Portuguese is speaked as the first language in 9 countries (Portugal, Brazil, East Timor, Macau, Angola, Mozambique, Cape Verde, San Tomé e Principe and Guiné-Bissau) and its also speaked as second and third language in alot more countries, i mean portuguese is even speaked in India (but lets not even go there). Many reliable sources including some used in the Portuguese language article, cleary state that Portuguese is speaked by more than 240.000.000 people.
I mean lets be real how can you say that its normal that portuguese is speaked by less than 180.000.000 (not even the population of Brazil)? Even if only 50% of the portuguese speaking countries speaked portuguese the numbers would be higher than that. The list is clearly wrong. Well i just wanted to raise attention to this issue. If this list is so wrong about portuguese language i can imagine how many other languages have wrong ratings in this list as well. I hope someday someone update it and correct it. Big hug Tacv (talk) 17:16, 17 April 2010 (UTC)
Spoken by 240 million people maybe. But those are for total speakers and not native speakers. Furthermore, there are 2 sources that cite the Portuguese language article data for native speakers. One is from Ethnologue which supports the 180 million and the other doesn't work. Failed verification. A huge misconception that a lot of people have been having is that the population of country means that's the amount of native speakers in the country which is not true. A prime example is the U.S. where many different ethnic groups exists that have a different native language other than the national or official language. Official language doesn't mean native language either. Consider the Philippines for example where English and Filipino (Tagalog) are the official languages. Yet, in terms of native speakers, both those languages even combined don't even make up half the population. Also, the article is for native speakers and not total speakers. So the 240 million figure would be irrelevant to this article. Elockid (Talk) 18:01, 17 April 2010 (UTC)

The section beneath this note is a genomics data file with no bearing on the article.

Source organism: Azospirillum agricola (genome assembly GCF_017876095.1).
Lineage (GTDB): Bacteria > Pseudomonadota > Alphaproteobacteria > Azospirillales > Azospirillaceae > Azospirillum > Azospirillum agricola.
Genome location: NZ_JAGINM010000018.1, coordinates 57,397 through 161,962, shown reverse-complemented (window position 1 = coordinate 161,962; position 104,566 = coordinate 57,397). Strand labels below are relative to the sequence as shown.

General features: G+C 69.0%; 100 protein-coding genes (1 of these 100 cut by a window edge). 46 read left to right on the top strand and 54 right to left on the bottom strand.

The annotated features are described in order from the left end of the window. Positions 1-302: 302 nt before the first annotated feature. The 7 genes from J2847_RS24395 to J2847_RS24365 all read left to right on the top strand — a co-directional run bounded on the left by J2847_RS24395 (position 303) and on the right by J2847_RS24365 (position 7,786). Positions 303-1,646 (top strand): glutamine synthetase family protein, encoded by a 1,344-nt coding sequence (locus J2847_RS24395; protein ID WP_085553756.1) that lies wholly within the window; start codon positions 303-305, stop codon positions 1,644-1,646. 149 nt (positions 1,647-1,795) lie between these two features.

So lets see. This list says portuguese is native language of 150-170 million people. So lets count the higher estimate number 170 million. Lets look at Portugal and Brazil. 11 million (Portugal) + X (Brazil) = 170 million ... This mean the population of native speaker in Brazil had to be 160 million to reach the estimate number of 170 million. This means a cut of 40 million people in the Brazilian population which is ridiculous (brazilian population is 190 million and portuguese is the ONLY official language in Brazil). And this is only counting with 2 countries that speak portuguese. There are 9 countries that have portuguese as their native and official language. I don't want to start a discussion or anything, but i really think the numbers in this list are very odd. As i said i only wanted to raise awareness to the issue. Big hug Tacv (talk) 22:15, 18 April 2010 (UTC)

I forgot to add that i don't think there are 240 million native speakers of Portuguese, that number is an official number of speakers of the language, which probably includes second language or joint first-language. But i do believe that a number around 200 million of native speakers of Portuguese is closer to reality than 170 million, as some sources state, for example [1] Big hug Tacv (talk) 00:45, 19 April 2010 (UTC)

From the article about Brazil: "The official language of Brazil is Portuguese, which is spoken by almost all of the population and is virtually the only language used in newspapers, radio, television, and for business and administrative purposes". The same article states that the brazilian population Is over 192 million. Even if 1% of brazilians didn't speak portuguese (and that's a high estimation), that would mean 190 milion of portuguese speakers ONLY in Brazil...Counting 10 million from Portugal, that would mean 200 million people. And I'm not even counting portuguese speakers from Africa and Asia. So, the number in this article is VERY low. —Preceding unsigned comment added by (talk) 19:55, 9 May 2010 (UTC)

Again, that higher number would total speakers, not native ones. The African figures, especially, mostly only come in to play if you're talking about total speakers, most African Lusophones being second language speakers. Granted, the figure is also somewhat out of date and Brazil's population has increased significantly since. Munci (talk) 00:39, 10 May 2010 (UTC)
And, like it says at the top of the article, "For number by total speakers, see List of languages by total number of speakers." Munci (talk) 00:42, 10 May 2010 (UTC)